"Waterloo attracts a very diverse student population," says Lisa Zangari, Chief Human Resources Officer at OpenText, "and diverse ideas bring about greater levels of innovation." OpenText, Canada's largest software company, has been taking advantage of the Waterloo Region's world-renowned talent pool to drive innovation since 1991, when a four-person consulting project at the University of Waterloo led to the formation of the company. Since then, OpenText has been a part of an innovation ecosystem that has attracted companies interested in taking advantage of the unique mix of technical expertise and entrepreneurial spirit that has put Ontario on the map as a hotbed for technology in North America.

Ontario's Waterloo Region a magnet for global IT firms

"We're a magnet for companies that look to this area for great acquisitions," states Iain Klugman, CEO and President of Communitech. "You look at so many companies that are here, whether it's Electronic Arts or Google or Raytheon or Sybase or SAP…They all came here to acquire a start-up, and they all decided that they wanted to stay and be part of what this community has to offer." It's a trend that has helped Ontario become home to North America's second-largest IT cluster (after California), and the Waterloo Region has played a role in establishing the province's reputation as a global leader. With more than 1,000 tech companies, the Waterloo Region IT cluster generates $30 billion in annual revenue.

University of Waterloo mathematics and computer science talent

One of the reasons firms like OpenText have grown successfully in Ontario is the world-class postsecondary institutions in the area, including the University of Waterloo's faculty of mathematics, which has the largest concentration of mathematical and computer science talent in the world. Zangari also draws attention to the company's successful co-op program, which invites 170 students globally to work for the firm each year. Many of the placements evolve into full-time positions, she tells us, and they have had particular success with students from the University of Waterloo and Conestoga College. "It's a highly competitive industry and we are looking for very specialized skills and expertise," she explains.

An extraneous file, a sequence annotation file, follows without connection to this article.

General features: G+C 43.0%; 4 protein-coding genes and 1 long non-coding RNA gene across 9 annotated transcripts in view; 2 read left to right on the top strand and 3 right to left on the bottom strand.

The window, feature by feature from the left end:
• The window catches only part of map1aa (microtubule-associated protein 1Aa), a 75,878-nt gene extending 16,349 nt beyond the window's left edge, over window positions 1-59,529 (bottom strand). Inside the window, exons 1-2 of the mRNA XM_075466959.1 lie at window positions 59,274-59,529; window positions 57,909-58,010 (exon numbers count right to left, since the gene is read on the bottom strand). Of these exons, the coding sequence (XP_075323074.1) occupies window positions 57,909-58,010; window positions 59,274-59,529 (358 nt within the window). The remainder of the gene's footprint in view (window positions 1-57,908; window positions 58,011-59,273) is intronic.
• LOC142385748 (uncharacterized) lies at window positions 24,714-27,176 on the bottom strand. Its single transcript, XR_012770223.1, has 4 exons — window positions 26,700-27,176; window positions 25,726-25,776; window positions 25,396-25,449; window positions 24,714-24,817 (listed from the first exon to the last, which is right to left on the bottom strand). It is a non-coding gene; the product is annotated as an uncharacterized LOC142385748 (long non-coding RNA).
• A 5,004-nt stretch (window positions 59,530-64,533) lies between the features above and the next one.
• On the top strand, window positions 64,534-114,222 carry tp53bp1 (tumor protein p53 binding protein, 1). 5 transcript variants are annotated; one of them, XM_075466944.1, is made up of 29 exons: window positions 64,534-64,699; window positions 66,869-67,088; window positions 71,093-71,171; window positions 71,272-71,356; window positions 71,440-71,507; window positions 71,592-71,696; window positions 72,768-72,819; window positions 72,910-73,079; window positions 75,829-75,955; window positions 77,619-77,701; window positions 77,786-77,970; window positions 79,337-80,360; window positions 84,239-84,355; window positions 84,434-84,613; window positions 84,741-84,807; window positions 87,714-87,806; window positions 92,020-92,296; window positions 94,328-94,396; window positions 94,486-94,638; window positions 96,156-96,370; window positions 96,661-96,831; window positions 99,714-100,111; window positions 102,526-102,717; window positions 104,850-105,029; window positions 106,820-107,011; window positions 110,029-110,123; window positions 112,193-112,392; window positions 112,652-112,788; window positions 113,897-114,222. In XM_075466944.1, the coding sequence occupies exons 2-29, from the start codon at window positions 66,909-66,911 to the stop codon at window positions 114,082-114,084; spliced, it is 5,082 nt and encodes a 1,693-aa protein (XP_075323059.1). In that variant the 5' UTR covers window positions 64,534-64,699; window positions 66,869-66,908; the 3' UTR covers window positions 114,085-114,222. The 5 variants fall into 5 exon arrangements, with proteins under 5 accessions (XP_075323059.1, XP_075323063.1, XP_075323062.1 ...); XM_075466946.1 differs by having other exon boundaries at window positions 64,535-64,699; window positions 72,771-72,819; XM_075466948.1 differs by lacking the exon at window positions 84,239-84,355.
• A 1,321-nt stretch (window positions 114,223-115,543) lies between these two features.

The presence of firms like OpenText is also helping to attract bright young minds to study in Waterloo, which creates a cycle of talent that continues to support the success of businesses in the area. Google Canada's Site Lead and Engineering Director, Steve Woods, also commented recently on the level of talent found in the Waterloo Region: "This has been a very successful location for us in many ways. The engineering teams here are among the very highest performing, even in a company like Google where the bar is very high."



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